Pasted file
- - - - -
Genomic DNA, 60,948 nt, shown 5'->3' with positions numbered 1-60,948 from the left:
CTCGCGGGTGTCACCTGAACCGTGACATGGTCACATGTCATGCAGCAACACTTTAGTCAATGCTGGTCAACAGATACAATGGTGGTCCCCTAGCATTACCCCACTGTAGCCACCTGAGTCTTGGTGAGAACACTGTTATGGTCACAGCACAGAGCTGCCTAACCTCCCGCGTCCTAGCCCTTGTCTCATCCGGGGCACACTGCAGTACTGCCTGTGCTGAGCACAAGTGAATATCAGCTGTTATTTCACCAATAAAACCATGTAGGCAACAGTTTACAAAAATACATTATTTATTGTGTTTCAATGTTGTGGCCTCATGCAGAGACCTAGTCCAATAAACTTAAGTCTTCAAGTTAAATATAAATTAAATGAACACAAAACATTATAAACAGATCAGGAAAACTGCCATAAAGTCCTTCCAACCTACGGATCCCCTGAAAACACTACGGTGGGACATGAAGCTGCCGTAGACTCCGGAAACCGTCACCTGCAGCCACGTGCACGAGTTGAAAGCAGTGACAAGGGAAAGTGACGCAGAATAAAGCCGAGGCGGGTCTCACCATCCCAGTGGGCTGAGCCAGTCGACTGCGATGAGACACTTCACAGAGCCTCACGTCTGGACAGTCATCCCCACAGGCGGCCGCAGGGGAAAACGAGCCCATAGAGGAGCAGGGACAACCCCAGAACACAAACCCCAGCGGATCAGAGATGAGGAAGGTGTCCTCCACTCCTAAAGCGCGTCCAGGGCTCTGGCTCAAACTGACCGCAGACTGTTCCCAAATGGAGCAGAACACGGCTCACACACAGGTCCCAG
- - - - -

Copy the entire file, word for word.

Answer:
Genomic DNA, 60,948 nt, shown 5'->3' with positions numbered 1-60,948 from the left:
CTCGCGGGTGTCACCTGAACCGTGACATGGTCACATGTCATGCAGCAACACTTTAGTCAATGCTGGTCAACAGATACAATGGTGGTCCCCTAGCATTACCCCACTGTAGCCACCTGAGTCTTGGTGAGAACACTGTTATGGTCACAGCACAGAGCTGCCTAACCTCCCGCGTCCTAGCCCTTGTCTCATCCGGGGCACACTGCAGTACTGCCTGTGCTGAGCACAAGTGAATATCAGCTGTTATTTCACCAATAAAACCATGTAGGCAACAGTTTACAAAAATACATTATTTATTGTGTTTCAATGTTGTGGCCTCATGCAGAGACCTAGTCCAATAAACTTAAGTCTTCAAGTTAAATATAAATTAAATGAACACAAAACATTATAAACAGATCAGGAAAACTGCCATAAAGTCCTTCCAACCTACGGATCCCCTGAAAACACTACGGTGGGACATGAAGCTGCCGTAGACTCCGGAAACCGTCACCTGCAGCCACGTGCACGAGTTGAAAGCAGTGACAAGGGAAAGTGACGCAGAATAAAGCCGAGGCGGGTCTCACCATCCCAGTGGGCTGAGCCAGTCGACTGCGATGAGACACTTCACAGAGCCTCACGTCTGGACAGTCATCCCCACAGGCGGCCGCAGGGGAAAACGAGCCCATAGAGGAGCAGGGACAACCCCAGAACACAAACCCCAGCGGATCAGAGATGAGGAAGGTGTCCTCCACTCCTAAAGCGCGTCCAGGGCTCTGGCTCAAACTGACCGCAGACTGTTCCCAAATGGAGCAGAACACGGCTCACACACAGGTCCCAG